“Jim, check it out for yourself. Or better yet put the info on your web site and see what some other Vets have to say! Alvin Young has spent his whole life working for and being paid by the side that has and will have to spend billions to the veterans who have suffered because of the cover up. And the cover up continues. If you notice the pictures of him working he has on protective gear. We never had any gear provided to us. I give up, if that’s not enough info for you to see the light nothing will be. Are you one of those government spies?”

Yeah, OK...you got me. I’m one of those government spies. We’re everywhere. We’re all spying on you because your life and your activities are that important and that interesting to us. Besides, we don’t have much else to do since we’ve solved the problems of the economy, the borders, those pesky terrorists, poverty and so on. Now the focus is on you.

Your rants about the Alvin Young Collection are regularly fired off to 20 or more people who appear to have mixed reactions about why you're doing this.

The observations you make, like; "If you notice the pictures of him working he has on protective gear", are without merit. You fail to note that the picture was taken in 1969. By then it was recognized that dioxin was potentially dangerous and researchers had started to take appropriate precautions. By April of 1970 use of Agent Orange in Vietnam had ceased.


I'm not defending the mistakes made by our government. There were many errors made during the Vietnam era and Agent Orange was one of them. The lasting damage of dioxin on Americans and the Vietnamese people is a harsh lesson about the realities of war and I hope that humankind would learn some lessons from it for the future.

While I don't defend the wrongful use of dioxin, I also don't support your conspiracy theories and I sure don't believe you when you tell me Alvin Young sold out to the giant petrochemical companies to make a buck. Your tales of hidden secret documents and a continuing plot of the government to hide the effects of Agent Orange makes no sense in the face of the information available on the Internet and elsewhere.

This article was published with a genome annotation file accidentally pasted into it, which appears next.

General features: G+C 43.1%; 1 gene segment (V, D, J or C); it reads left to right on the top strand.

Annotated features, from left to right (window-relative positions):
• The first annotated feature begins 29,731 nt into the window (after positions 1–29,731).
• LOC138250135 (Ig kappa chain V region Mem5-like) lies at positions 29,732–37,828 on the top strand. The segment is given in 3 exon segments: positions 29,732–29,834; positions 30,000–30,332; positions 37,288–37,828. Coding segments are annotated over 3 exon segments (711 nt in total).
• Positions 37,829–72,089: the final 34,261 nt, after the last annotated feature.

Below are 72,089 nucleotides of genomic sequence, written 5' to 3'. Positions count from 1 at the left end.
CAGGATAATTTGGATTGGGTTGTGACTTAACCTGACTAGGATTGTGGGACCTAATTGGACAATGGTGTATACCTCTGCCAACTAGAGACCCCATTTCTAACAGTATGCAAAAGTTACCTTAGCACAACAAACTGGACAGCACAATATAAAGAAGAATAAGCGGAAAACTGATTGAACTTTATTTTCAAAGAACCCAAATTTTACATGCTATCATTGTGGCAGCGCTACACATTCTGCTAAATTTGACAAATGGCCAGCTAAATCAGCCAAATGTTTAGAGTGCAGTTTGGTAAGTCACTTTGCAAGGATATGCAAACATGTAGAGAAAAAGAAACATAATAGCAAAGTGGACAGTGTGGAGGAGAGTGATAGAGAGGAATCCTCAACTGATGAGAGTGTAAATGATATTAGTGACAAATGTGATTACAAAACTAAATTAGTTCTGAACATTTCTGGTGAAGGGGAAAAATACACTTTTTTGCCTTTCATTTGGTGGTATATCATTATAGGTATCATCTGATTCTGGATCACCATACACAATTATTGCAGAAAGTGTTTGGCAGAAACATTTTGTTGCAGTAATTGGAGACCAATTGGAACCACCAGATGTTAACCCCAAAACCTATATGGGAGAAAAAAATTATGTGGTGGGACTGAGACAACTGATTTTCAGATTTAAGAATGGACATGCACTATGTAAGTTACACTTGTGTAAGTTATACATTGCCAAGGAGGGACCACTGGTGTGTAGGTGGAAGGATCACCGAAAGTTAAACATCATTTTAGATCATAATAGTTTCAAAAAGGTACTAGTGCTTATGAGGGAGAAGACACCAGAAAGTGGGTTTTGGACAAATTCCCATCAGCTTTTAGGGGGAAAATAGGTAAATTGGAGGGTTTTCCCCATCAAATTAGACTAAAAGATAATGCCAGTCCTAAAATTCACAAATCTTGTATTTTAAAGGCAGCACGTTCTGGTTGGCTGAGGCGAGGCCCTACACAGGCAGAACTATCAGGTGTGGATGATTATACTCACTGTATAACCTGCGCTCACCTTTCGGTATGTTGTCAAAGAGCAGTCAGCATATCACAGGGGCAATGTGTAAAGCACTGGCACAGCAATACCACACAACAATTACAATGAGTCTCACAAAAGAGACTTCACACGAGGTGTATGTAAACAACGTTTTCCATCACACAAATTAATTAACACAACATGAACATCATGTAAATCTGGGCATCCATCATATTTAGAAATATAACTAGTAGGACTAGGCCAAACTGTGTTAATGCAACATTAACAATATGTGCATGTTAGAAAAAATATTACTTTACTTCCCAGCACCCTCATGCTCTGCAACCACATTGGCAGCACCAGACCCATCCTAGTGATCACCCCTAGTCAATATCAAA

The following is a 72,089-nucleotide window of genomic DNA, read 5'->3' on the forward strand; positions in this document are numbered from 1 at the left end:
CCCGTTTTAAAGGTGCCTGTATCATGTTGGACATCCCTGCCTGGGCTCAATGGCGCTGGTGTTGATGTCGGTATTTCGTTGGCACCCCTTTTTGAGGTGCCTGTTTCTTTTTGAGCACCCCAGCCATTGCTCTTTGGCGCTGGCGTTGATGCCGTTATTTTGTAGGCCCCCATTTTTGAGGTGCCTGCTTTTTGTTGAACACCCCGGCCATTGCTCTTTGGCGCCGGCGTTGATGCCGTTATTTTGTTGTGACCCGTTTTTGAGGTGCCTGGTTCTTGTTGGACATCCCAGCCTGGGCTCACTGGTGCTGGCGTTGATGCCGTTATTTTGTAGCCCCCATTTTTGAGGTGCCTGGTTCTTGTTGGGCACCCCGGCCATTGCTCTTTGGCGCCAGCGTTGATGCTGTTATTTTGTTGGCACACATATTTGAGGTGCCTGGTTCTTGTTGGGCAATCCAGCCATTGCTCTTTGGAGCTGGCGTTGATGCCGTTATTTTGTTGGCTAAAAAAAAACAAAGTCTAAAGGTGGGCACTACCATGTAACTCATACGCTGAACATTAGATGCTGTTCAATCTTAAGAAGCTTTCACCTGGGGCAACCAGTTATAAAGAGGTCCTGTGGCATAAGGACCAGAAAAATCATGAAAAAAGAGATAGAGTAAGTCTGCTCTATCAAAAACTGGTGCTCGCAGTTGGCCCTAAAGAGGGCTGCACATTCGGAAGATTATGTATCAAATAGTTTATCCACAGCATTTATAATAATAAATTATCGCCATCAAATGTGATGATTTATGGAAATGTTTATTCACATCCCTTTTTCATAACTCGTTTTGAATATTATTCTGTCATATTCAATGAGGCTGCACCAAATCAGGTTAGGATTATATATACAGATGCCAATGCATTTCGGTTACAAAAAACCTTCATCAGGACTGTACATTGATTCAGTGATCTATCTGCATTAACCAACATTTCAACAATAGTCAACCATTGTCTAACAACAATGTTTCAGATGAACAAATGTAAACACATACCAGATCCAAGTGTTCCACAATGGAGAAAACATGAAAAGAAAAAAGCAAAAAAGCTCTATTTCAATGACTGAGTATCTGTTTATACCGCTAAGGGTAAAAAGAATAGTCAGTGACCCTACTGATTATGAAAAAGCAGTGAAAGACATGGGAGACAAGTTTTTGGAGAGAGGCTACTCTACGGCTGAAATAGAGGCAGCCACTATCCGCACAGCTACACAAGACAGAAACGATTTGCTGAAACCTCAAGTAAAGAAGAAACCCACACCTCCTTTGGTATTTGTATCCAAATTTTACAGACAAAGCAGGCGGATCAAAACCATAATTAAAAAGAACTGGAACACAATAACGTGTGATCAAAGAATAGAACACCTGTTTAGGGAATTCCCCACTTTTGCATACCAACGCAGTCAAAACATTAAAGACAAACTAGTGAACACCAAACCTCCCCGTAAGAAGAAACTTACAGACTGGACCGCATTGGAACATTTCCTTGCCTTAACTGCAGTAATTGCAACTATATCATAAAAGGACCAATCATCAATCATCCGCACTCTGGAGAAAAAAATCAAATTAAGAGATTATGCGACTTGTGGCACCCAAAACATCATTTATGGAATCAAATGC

Department of Veterans Affairs Secretary Shinseki has recently made a bold move to add 3 new conditions to the "presumptive list". Is it too little, too late? Of course it is. Should our government have moved swiftly and surely from the 1970s until today to provide fair and adequate compensation to all people harmed by dioxin...including the Vietnamese? Yes, certainly.

The reality is that no government moves at anything more than a snail's pace. No business entity, and our federal government is nothing more than a large corporation, wants to air its mistakes in public and will try to minimize financial damages when it can. If that shocks you, you’re hopelessly naive.

That doesn't make what happened with dioxin right. It is the reality. I personally know a lot of Vietnam veterans who were grievously harmed by the exposure to Agent Orange and I see that our government is reacting positively to caring for them.

Ranting, promoting conspiracy theories and overall doing what you can to spread and sow the seeds of mistrust in our government based on false accusations and warped interpretations of history causes much the same harm to America as any errant use of chemicals in war.

You're either on the side of the truth or you're against it. I'm going to stay on my path of telling my veteran brothers and sisters the facts as I know them without any personal anti-government spin. I know that's the way we teach future generations to avoid our mistakes.